The industry continues to claim that tight oil and shale gas are “game changers” and that these resources will last many decades if not centuries. Though the CEOs of companies engaged in shale gas and tight oil drilling are undoubtedly aware of what’s going on in their own balance sheets, hype is an essential part of their business model—which can be summarized as follows:

Step 1. Borrow money and use it to lease thousands of acres for drilling.

Step 2. Borrow more money and drill as many wells as you can, as quickly as you can.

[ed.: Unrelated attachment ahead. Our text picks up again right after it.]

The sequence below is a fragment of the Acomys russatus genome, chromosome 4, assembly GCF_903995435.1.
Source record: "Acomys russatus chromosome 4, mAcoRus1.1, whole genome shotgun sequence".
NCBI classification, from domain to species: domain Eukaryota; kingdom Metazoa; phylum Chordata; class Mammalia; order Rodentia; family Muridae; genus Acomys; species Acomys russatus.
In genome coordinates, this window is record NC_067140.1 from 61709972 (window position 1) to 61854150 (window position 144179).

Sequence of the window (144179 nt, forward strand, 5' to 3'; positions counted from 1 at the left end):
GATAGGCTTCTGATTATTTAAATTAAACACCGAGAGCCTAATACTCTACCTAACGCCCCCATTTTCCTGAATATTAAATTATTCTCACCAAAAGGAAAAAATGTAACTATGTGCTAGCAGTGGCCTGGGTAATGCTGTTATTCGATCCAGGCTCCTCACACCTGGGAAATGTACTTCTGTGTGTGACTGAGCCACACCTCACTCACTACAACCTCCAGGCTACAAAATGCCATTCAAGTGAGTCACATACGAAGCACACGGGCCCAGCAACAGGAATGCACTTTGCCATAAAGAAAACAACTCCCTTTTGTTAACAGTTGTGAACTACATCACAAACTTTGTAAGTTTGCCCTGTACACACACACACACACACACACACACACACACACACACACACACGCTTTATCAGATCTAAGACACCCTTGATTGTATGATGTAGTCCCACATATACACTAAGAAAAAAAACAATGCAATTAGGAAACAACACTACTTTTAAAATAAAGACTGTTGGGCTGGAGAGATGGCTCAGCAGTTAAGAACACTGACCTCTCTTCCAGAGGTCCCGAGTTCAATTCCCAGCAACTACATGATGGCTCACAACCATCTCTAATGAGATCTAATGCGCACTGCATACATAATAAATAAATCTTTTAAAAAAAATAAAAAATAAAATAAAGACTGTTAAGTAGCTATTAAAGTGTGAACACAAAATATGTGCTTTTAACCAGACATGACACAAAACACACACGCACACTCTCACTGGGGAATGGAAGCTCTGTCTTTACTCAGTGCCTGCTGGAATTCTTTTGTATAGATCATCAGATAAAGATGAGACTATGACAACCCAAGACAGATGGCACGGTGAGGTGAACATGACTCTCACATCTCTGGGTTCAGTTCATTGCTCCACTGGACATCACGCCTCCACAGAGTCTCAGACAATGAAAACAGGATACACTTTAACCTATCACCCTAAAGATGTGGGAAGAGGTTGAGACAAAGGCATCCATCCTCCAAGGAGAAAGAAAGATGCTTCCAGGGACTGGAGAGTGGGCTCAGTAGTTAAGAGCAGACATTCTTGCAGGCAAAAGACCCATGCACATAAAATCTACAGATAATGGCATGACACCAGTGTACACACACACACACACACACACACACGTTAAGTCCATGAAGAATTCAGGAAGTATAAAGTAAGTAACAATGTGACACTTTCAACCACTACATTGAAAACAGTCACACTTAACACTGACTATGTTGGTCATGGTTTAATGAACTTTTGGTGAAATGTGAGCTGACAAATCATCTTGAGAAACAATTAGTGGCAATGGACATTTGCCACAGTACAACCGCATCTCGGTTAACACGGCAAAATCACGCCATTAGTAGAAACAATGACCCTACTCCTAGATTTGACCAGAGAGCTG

Step 3. Tell everyone within shouting distance that this is just the beginning of a production boom that will continue for the remainder of our lives and the lives of our children and that everyone who invests will get rich.

Step 4. Sell drilling leases to other (gullible) companies at a profit, raise funds through Initial Public Offerings or bond sales, and use the proceeds to hide financial losses from your drilling and production operations.